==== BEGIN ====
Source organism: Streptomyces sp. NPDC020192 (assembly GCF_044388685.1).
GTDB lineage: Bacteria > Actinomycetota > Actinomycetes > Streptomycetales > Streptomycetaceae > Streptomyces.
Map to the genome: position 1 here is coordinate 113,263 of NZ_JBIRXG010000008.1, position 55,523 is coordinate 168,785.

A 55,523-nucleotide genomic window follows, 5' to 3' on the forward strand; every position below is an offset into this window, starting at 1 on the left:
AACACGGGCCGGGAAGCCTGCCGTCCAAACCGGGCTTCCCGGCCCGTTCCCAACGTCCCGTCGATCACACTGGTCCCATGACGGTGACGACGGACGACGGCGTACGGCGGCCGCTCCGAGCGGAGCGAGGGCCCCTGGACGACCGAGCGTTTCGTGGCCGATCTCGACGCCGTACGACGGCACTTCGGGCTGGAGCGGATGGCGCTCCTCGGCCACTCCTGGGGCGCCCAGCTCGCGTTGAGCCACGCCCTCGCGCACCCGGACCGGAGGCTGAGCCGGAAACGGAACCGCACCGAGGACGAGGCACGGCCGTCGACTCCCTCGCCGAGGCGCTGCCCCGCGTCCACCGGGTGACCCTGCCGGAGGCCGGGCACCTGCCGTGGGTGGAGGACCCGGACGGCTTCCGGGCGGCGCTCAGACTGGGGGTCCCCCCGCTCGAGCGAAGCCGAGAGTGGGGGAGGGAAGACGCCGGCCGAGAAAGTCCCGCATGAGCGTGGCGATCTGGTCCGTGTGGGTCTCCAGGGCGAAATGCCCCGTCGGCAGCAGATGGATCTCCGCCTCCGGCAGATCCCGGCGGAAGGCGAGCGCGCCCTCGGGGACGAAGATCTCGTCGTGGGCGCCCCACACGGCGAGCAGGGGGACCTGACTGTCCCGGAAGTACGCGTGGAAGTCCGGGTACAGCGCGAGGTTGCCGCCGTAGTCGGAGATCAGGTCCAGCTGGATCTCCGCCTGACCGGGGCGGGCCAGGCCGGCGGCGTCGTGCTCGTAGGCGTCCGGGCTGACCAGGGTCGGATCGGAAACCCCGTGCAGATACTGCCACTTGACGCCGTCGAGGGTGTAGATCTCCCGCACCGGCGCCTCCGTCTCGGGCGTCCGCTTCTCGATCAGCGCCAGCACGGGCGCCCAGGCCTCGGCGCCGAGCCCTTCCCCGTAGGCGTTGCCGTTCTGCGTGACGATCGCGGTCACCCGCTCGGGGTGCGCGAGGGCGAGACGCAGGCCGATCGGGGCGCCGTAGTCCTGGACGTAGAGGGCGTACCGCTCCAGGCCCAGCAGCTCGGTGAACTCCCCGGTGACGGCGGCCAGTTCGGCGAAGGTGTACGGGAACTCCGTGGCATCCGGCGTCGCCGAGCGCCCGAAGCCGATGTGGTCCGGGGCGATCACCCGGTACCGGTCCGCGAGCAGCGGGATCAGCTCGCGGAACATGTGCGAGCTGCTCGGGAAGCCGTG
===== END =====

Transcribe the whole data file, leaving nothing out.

Source organism: Streptomyces sp. NPDC020192 (assembly GCF_044388685.1).
GTDB lineage: Bacteria > Actinomycetota > Actinomycetes > Streptomycetales > Streptomycetaceae > Streptomyces.
Map to the genome: position 1 here is coordinate 113,263 of NZ_JBIRXG010000008.1, position 55,523 is coordinate 168,785.

A 55,523-nucleotide genomic window follows, 5' to 3' on the forward strand; every position below is an offset into this window, starting at 1 on the left:
AACACGGGCCGGGAAGCCTGCCGTCCAAACCGGGCTTCCCGGCCCGTTCCCAACGTCCCGTCGATCACACTGGTCCCATGACGGTGACGACGGACGACGGCGTACGGCGGCCGCTCCGAGCGGAGCGAGGGCCCCTGGACGACCGAGCGTTTCGTGGCCGATCTCGACGCCGTACGACGGCACTTCGGGCTGGAGCGGATGGCGCTCCTCGGCCACTCCTGGGGCGCCCAGCTCGCGTTGAGCCACGCCCTCGCGCACCCGGACCGGAGGCTGAGCCGGAAACGGAACCGCACCGAGGACGAGGCACGGCCGTCGACTCCCTCGCCGAGGCGCTGCCCCGCGTCCACCGGGTGACCCTGCCGGAGGCCGGGCACCTGCCGTGGGTGGAGGACCCGGACGGCTTCCGGGCGGCGCTCAGACTGGGGGTCCCCCCGCTCGAGCGAAGCCGAGAGTGGGGGAGGGAAGACGCCGGCCGAGAAAGTCCCGCATGAGCGTGGCGATCTGGTCCGTGTGGGTCTCCAGGGCGAAATGCCCCGTCGGCAGCAGATGGATCTCCGCCTCCGGCAGATCCCGGCGGAAGGCGAGCGCGCCCTCGGGGACGAAGATCTCGTCGTGGGCGCCCCACACGGCGAGCAGGGGGACCTGACTGTCCCGGAAGTACGCGTGGAAGTCCGGGTACAGCGCGAGGTTGCCGCCGTAGTCGGAGATCAGGTCCAGCTGGATCTCCGCCTGACCGGGGCGGGCCAGGCCGGCGGCGTCGTGCTCGTAGGCGTCCGGGCTGACCAGGGTCGGATCGGAAACCCCGTGCAGATACTGCCACTTGACGCCGTCGAGGGTGTAGATCTCCCGCACCGGCGCCTCCGTCTCGGGCGTCCGCTTCTCGATCAGCGCCAGCACGGGCGCCCAGGCCTCGGCGCCGAGCCCTTCCCCGTAGGCGTTGCCGTTCTGCGTGACGATCGCGGTCACCCGCTCGGGGTGCGCGAGGGCGAGACGCAGGCCGATCGGGGCGCCGTAGTCCTGGACGTAGAGGGCGTACCGCTCCAGGCCCAGCAGCTCGGTGAACTCCCCGGTGACGGCGGCCAGTTCGGCGAAGGTGTACGGGAACTCCGTGGCATCCGGCGTCGCCGAGCGCCCGAAGCCGATGTGGTCCGGGGCGATCACCCGGTACCGGTCCGCGAGCAGCGGGATCAGCTCGCGGAACATGTGCGAGCTGCTCGGGAAGCCGTG